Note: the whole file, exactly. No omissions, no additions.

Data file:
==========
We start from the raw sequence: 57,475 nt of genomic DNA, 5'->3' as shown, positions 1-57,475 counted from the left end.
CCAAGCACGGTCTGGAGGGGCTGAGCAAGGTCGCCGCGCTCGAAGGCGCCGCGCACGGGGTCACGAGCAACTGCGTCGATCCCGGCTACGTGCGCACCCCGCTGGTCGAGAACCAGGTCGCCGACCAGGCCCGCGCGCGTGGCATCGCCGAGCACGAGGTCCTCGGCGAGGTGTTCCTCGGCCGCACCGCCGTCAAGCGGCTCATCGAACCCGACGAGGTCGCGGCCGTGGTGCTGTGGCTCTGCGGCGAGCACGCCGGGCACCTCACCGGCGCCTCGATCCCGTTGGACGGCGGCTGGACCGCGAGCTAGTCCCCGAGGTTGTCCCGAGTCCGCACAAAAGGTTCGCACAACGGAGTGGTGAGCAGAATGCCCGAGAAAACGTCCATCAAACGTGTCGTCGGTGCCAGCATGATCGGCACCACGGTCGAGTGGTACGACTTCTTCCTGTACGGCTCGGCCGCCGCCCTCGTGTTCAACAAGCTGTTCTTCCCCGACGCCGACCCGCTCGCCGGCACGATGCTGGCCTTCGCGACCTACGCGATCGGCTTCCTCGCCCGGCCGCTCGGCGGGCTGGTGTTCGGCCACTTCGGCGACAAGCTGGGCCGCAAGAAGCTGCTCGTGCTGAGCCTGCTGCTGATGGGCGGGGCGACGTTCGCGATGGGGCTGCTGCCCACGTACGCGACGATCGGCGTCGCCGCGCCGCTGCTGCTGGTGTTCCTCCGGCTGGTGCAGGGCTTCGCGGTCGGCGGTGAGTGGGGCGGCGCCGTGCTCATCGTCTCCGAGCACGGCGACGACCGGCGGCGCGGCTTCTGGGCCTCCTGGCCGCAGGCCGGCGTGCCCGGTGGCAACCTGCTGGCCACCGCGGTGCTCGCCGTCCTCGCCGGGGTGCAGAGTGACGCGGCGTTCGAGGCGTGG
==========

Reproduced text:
We start from the raw sequence: 57,475 nt of genomic DNA, 5'->3' as shown, positions 1-57,475 counted from the left end.
CCAAGCACGGTCTGGAGGGGCTGAGCAAGGTCGCCGCGCTCGAAGGCGCCGCGCACGGGGTCACGAGCAACTGCGTCGATCCCGGCTACGTGCGCACCCCGCTGGTCGAGAACCAGGTCGCCGACCAGGCCCGCGCGCGTGGCATCGCCGAGCACGAGGTCCTCGGCGAGGTGTTCCTCGGCCGCACCGCCGTCAAGCGGCTCATCGAACCCGACGAGGTCGCGGCCGTGGTGCTGTGGCTCTGCGGCGAGCACGCCGGGCACCTCACCGGCGCCTCGATCCCGTTGGACGGCGGCTGGACCGCGAGCTAGTCCCCGAGGTTGTCCCGAGTCCGCACAAAAGGTTCGCACAACGGAGTGGTGAGCAGAATGCCCGAGAAAACGTCCATCAAACGTGTCGTCGGTGCCAGCATGATCGGCACCACGGTCGAGTGGTACGACTTCTTCCTGTACGGCTCGGCCGCCGCCCTCGTGTTCAACAAGCTGTTCTTCCCCGACGCCGACCCGCTCGCCGGCACGATGCTGGCCTTCGCGACCTACGCGATCGGCTTCCTCGCCCGGCCGCTCGGCGGGCTGGTGTTCGGCCACTTCGGCGACAAGCTGGGCCGCAAGAAGCTGCTCGTGCTGAGCCTGCTGCTGATGGGCGGGGCGACGTTCGCGATGGGGCTGCTGCCCACGTACGCGACGATCGGCGTCGCCGCGCCGCTGCTGCTGGTGTTCCTCCGGCTGGTGCAGGGCTTCGCGGTCGGCGGTGAGTGGGGCGGCGCCGTGCTCATCGTCTCCGAGCACGGCGACGACCGGCGGCGCGGCTTCTGGGCCTCCTGGCCGCAGGCCGGCGTGCCCGGTGGCAACCTGCTGGCCACCGCGGTGCTCGCCGTCCTCGCCGGGGTGCAGAGTGACGCGGCGTTCGAGGCGTGG